Summary of developed and potential waterpower of the United States and other countries of the world, 1955-62
Estimates of potential waterpower and historical data on waterpower developments in various parts of the world are assembled in this report. Salient characteristics of the period studied, 1955-62, include increased use of the underground powerhouse, multiple-purpose developments, and use of storage (including pumped storage) to increase the value of waterpower for peaking purposes. High-voltage longdistance transmission has been improved, especially in the United States, Sweden, and the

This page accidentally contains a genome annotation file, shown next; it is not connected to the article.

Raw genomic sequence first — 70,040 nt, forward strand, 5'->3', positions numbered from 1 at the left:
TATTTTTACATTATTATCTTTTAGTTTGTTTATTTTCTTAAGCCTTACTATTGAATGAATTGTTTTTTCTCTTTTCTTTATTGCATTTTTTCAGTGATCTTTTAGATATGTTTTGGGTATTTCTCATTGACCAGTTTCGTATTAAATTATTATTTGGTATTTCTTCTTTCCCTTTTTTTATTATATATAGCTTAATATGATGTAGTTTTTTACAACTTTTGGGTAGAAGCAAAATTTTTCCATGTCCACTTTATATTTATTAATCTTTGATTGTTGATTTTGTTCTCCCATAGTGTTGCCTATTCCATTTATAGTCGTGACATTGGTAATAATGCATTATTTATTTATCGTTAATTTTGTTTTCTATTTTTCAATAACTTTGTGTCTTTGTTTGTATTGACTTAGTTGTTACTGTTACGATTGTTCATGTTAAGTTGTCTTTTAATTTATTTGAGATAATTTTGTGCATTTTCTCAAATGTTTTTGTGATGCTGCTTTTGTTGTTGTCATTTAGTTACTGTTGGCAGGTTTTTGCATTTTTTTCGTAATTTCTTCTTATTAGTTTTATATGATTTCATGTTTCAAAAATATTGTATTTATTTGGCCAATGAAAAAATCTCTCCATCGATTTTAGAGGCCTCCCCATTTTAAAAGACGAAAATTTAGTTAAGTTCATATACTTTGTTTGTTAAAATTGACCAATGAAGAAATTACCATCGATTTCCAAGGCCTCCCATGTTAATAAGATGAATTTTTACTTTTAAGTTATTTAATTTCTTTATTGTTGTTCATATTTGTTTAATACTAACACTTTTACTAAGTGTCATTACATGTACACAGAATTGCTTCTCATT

... , and generating facilities tend to be larger than ever before. Asia leads the continents in total potential waterpower; Europe is first in use of waterpower. In rate of increase of waterpower installations and in percent of hydroelectric to total installations Africa is first among the continents. The 1955-62 period saw a great increase in per capita consumption of electric energy. Norway leads all countries with annual consumption of about 9,000 kwhr per capita. Waterpower development was carried on in a majority of the countries of the world and in most of them at an accelerated rate. High-voltage long-distance transmission has increased, especially in the United States, Sweden, and the U.S.S.R. The U.S.S.R. transmits the highest voltage (525 kilovolt) and is planning an 800-kv line for the Urals. Direct-current transmission is being seriously studied in many countries and some important lines are now in operation. Leaders in this field are England and France (cross channel), New Zealand, Sweden, and the U.S.S.R. An experiment in direct-current transmission is now being conducted by the Bonneville Power Administration, Dept. of the Interior. A 5-mile 1.1million volt d.c. line at The Dalles Dam on the Columbia River, Oregon and Washington, is the experimental line. Several estimates of potential power have been made since 1955. The United Nations Economic Commission for Europe has made official or preliminary estimates for most of the European countries. In 1962 the Geological Survey's Branch of Waterpower Classification completed a revised estimate of potential power at all sites judged technically feasible of exploitation in the public-land States. Table 10 in the "United States" section of this report presents the new estimate 988 984 932 873 777 780 740 735 710 650 636 630 617 600 593 590 537 52(1 Type Arch. Rockfill.